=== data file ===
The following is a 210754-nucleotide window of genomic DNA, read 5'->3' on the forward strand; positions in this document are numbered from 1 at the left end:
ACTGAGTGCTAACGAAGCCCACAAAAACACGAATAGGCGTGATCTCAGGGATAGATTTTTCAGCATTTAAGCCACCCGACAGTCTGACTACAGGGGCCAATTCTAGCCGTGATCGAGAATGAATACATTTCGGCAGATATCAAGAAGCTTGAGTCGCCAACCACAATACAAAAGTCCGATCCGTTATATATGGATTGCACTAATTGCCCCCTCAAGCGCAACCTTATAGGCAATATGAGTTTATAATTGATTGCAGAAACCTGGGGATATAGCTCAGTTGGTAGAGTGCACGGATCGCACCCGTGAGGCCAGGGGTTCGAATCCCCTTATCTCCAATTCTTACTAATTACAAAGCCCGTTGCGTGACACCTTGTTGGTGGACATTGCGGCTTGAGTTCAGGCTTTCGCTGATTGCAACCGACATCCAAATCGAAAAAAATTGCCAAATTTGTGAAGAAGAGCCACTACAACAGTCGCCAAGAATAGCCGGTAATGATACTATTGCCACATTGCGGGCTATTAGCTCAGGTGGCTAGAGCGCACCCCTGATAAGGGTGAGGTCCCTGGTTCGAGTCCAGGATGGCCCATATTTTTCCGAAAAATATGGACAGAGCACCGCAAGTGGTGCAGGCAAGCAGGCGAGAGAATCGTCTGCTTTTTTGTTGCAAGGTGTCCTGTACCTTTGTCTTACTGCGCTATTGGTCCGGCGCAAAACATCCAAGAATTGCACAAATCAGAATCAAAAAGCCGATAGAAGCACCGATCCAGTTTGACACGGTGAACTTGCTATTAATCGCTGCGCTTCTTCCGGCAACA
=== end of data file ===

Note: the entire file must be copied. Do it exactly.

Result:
The following is a 210754-nucleotide window of genomic DNA, read 5'->3' on the forward strand; positions in this document are numbered from 1 at the left end:
ACTGAGTGCTAACGAAGCCCACAAAAACACGAATAGGCGTGATCTCAGGGATAGATTTTTCAGCATTTAAGCCACCCGACAGTCTGACTACAGGGGCCAATTCTAGCCGTGATCGAGAATGAATACATTTCGGCAGATATCAAGAAGCTTGAGTCGCCAACCACAATACAAAAGTCCGATCCGTTATATATGGATTGCACTAATTGCCCCCTCAAGCGCAACCTTATAGGCAATATGAGTTTATAATTGATTGCAGAAACCTGGGGATATAGCTCAGTTGGTAGAGTGCACGGATCGCACCCGTGAGGCCAGGGGTTCGAATCCCCTTATCTCCAATTCTTACTAATTACAAAGCCCGTTGCGTGACACCTTGTTGGTGGACATTGCGGCTTGAGTTCAGGCTTTCGCTGATTGCAACCGACATCCAAATCGAAAAAAATTGCCAAATTTGTGAAGAAGAGCCACTACAACAGTCGCCAAGAATAGCCGGTAATGATACTATTGCCACATTGCGGGCTATTAGCTCAGGTGGCTAGAGCGCACCCCTGATAAGGGTGAGGTCCCTGGTTCGAGTCCAGGATGGCCCATATTTTTCCGAAAAATATGGACAGAGCACCGCAAGTGGTGCAGGCAAGCAGGCGAGAGAATCGTCTGCTTTTTTGTTGCAAGGTGTCCTGTACCTTTGTCTTACTGCGCTATTGGTCCGGCGCAAAACATCCAAGAATTGCACAAATCAGAATCAAAAAGCCGATAGAAGCACCGATCCAGTTTGACACGGTGAACTTGCTATTAATCGCTGCGCTTCTTCCGGCAACA